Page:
Activist investor Elliott Management issued backing for Telecom Italia CEO Amos Genish (pictured), who said he would walk away if the investment company succeeded in overhauling the operator’s board of directors.
Genish, who was brought in by the operator’s top shareholder Vivendi in 2017, told UK newspaper The Sunday Telegraph his position would be “untenable” if Elliott Management wins a vote scheduled at Friday’s (4 May) shareholder meeting to install a new set of directors it has nominated to lead the company.
Vivendi is also expected to put forward its own slate of executives, as the two companies continue to jostle for power of the Italian operator. Genish said in the interview that only the appointment of Vivendi’s directors would “support our long-term industrial plan”.
In a statement released today (30 April), seemingly responding to the interview, Elliott Management sought to reassure Genish, stating the company would work with him on his business plan and long-term strategy should it secure control of the board, adding there is “no alternative business plan”.
“Elliott and its proposed independent nominees fully support Mr Genish and are encouraged that Mr Genish has committed to remain at TIM to execute his plan with the full support of the board of directors, regardless of the composition.”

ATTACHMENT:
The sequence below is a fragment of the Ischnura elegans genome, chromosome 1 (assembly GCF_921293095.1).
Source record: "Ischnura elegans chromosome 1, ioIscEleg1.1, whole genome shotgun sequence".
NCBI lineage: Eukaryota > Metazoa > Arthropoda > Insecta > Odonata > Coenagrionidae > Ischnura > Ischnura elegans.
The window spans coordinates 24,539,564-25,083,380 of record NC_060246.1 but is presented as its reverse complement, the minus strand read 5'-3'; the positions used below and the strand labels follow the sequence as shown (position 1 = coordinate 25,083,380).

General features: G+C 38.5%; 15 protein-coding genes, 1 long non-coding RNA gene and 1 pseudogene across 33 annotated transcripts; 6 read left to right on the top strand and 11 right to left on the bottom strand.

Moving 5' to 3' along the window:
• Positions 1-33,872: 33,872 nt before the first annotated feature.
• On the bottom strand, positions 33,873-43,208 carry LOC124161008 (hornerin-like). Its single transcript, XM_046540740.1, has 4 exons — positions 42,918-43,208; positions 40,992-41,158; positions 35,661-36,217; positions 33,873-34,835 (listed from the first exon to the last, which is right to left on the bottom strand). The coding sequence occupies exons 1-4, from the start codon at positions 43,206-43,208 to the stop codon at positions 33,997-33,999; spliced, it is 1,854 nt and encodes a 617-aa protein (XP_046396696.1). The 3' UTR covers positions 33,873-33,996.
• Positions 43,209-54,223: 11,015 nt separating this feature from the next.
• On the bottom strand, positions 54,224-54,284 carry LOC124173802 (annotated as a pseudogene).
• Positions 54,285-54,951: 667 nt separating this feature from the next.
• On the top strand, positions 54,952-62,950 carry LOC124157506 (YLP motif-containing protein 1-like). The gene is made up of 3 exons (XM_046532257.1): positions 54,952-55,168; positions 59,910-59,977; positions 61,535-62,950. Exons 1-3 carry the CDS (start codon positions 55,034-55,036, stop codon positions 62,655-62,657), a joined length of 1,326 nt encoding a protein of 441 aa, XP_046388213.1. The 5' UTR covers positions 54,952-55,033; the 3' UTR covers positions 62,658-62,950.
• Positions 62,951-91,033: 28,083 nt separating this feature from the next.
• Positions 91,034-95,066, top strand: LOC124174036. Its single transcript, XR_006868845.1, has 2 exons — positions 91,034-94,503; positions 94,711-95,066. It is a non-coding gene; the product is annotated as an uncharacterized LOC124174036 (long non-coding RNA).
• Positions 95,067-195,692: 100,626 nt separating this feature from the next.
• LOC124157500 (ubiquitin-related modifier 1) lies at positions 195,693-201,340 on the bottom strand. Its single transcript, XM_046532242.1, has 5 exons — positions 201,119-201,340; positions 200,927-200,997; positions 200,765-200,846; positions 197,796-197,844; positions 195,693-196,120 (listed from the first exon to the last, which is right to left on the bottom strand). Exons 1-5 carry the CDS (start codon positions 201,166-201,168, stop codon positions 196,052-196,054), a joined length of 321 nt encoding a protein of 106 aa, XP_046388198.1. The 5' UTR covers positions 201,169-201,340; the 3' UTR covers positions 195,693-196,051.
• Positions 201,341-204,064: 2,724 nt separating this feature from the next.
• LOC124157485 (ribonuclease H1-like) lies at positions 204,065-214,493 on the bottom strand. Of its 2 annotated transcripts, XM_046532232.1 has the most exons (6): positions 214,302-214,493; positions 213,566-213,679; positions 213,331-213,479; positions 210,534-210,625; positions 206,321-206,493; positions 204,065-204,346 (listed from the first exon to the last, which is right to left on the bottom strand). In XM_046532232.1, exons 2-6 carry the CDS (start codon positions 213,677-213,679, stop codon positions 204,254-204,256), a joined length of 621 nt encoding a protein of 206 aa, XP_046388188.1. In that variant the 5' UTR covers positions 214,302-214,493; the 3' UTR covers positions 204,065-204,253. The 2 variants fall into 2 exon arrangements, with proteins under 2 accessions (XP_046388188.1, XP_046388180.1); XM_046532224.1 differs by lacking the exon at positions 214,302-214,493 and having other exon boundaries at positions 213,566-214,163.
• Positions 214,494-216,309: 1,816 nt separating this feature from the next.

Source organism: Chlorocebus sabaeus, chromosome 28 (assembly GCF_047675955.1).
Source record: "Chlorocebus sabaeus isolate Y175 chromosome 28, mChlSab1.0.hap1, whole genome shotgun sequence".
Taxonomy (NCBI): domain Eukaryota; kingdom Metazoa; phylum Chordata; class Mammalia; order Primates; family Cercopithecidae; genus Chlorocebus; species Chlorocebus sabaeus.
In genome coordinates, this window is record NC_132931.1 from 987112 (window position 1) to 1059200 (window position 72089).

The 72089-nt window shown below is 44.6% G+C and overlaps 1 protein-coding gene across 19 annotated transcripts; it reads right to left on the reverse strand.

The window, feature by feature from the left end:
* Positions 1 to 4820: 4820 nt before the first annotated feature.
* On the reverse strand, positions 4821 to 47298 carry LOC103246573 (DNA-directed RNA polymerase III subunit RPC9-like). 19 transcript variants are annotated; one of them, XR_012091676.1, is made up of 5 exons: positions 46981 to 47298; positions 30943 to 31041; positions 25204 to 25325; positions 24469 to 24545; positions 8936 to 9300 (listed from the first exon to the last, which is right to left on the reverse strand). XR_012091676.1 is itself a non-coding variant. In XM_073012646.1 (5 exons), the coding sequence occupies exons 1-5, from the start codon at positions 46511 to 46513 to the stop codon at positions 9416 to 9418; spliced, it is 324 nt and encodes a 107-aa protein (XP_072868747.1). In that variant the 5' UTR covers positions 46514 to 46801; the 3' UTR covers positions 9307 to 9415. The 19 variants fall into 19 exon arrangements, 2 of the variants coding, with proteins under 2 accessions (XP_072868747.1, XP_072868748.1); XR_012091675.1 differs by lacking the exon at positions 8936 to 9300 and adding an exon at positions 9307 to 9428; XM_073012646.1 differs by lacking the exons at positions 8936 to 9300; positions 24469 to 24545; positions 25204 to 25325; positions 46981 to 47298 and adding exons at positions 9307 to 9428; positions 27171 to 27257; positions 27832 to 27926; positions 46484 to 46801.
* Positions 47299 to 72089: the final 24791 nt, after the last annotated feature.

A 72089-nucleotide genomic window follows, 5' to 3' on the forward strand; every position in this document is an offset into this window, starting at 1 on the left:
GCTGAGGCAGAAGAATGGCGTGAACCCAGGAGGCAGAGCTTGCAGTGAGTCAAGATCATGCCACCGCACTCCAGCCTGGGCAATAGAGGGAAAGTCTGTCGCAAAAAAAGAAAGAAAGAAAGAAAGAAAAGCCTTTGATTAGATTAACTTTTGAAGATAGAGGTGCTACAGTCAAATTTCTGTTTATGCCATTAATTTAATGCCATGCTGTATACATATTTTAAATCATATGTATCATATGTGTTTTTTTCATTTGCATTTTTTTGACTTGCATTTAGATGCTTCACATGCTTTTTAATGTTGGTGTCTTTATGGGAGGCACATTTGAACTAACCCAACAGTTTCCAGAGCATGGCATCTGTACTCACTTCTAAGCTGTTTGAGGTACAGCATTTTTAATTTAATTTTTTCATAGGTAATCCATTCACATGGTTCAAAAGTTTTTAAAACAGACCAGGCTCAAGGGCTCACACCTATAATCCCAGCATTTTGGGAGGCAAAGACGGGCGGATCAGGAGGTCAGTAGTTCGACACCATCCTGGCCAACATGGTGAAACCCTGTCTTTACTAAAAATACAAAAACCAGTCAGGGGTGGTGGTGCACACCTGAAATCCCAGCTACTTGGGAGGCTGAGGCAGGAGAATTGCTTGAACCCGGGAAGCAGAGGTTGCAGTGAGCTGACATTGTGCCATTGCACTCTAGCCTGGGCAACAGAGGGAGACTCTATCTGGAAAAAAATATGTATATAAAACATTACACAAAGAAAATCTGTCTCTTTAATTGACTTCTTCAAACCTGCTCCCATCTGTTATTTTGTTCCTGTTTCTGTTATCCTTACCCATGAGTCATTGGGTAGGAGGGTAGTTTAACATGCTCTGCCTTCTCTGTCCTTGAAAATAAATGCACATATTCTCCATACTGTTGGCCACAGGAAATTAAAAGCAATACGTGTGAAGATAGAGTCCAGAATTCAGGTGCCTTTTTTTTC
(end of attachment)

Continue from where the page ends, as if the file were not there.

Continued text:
Elliott Management, which has built up a 9 per cent stake in TIM, argues Vivendi is not running the operator in the shareholder’s best interests while Vivendi, which holds a 24 per cent stake, believes Elliott Management is only looking to make short-term financial gains.
Should Elliott Management win the vote, there were reports it would seek to implement changes in the operator’s long-term strategy including ushering in a possible sale of the company’s broadband network.
Indeed, a change in CEO could create further instability at the operator. The Sunday Telegraph reported Genish secured 98 per cent of shareholder support in a vote last week.
Vivendi’s ownership of Telecom Italia has also drawn criticism for the Italian government.